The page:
It’s not a solution to all of life’s problems, any more than it’s a reprieve from all responsibility in life. We have plenty to do in the Spirit. We just don’t get to call all the shots.
And I think that is how Lutherans will make any headway on our obvious and ignored race problem. We can’t just cry, “Justification by grace through faith!” like a swindler throwing a smoke bomb when his mark realizes what’s happening. And I can’t stand here and say, “Hey, folks! Christ says we don’t have to do anything anymore!” We can let go of exclusive control of our world. We can let go of having all the answers and measuring all the results and determining what is best for everyone. And if we’re not the ones pretending to have all the answers and demanding control over the situation, we can call out those who are. Because ultimately the only guy with any good answers is Jesus. And last I checked none of us are him. That’s not abandoning our Lutheranism; it’s embracing precisely what Hebrews calls us to do when it says, “let us…lay aside every weight and the sin that clings so closely, and let us run with perseverance the race that is set before us, looking to Jesus the pioneer and perfecter of our faith.”
For it is a matter of faith. Christ calls us to have faith that Christ and Jeremiah have got Jeremiah figured out. Christ calls us to have faith that Christ and the wanderers have the wanderers figured out. And Christ calls us to have faith that Christ and people of color in the United States in general and Valparaiso in particular have themselves figured out. Christ calls us to let go of pretending to have control (because that is all it ever is: we’re just pretending to be in control), to drop that weight. Because the race set before us is long.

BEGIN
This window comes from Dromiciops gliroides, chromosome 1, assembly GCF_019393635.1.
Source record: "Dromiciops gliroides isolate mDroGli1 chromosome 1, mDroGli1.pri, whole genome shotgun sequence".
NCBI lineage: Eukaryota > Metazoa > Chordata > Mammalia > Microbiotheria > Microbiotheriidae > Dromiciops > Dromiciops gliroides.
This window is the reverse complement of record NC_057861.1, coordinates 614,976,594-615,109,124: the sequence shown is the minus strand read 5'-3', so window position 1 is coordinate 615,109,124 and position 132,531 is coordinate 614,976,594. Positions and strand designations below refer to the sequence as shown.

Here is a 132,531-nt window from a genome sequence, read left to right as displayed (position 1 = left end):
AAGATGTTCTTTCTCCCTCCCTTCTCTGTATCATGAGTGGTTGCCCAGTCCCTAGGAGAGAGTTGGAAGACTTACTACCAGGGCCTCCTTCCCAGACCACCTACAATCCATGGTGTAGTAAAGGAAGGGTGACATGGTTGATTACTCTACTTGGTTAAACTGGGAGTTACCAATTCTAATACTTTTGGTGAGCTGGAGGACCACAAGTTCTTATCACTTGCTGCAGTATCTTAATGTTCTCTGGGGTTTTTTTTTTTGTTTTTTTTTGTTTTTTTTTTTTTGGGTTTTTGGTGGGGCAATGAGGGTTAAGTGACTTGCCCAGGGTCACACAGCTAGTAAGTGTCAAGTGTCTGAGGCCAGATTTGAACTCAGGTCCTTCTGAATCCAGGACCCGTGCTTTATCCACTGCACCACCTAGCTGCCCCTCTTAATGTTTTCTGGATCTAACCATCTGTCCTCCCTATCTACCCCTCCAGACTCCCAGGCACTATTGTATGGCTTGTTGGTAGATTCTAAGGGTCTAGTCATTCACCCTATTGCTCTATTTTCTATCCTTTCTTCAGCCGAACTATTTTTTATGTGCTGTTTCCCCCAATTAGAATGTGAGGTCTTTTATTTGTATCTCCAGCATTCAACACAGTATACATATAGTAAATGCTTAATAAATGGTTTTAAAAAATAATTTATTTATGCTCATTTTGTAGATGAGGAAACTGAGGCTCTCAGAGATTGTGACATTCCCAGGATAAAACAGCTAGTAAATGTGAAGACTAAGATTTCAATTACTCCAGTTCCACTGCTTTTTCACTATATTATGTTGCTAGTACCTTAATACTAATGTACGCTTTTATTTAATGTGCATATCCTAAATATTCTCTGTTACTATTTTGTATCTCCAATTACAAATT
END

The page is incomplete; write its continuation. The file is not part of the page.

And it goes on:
Christ is calling us to a long distance race. It’s a slightly odd event: the distance isn’t quite specified and it isn’t clear exactly who is racing against us. Some of that might become clear as we go. In fact, it is not entirely obvious to everyone that we are at a race. While it might be as obvious to some of us as it is that Judah is smaller than Babylon, not everyone agrees. But we’re still at a race. And most of us get that. Christ has noticed something, though. Christ has noticed that we seem to be carrying a huge weight. It is the weight of thinking that we are in complete control of the race. This is odd, as running with weights might be a good conditioning method but is usually a good way to sabotage your own chances. And, you don’t usually put competitors in charge of their own events. Christ is calling to us: Let him hold that weight for you. Let him carry it. You’ll run faster, and you’ll run freer. And you might just notice the turns, the signs of the present times, as Christ guides you on the way to the finish line.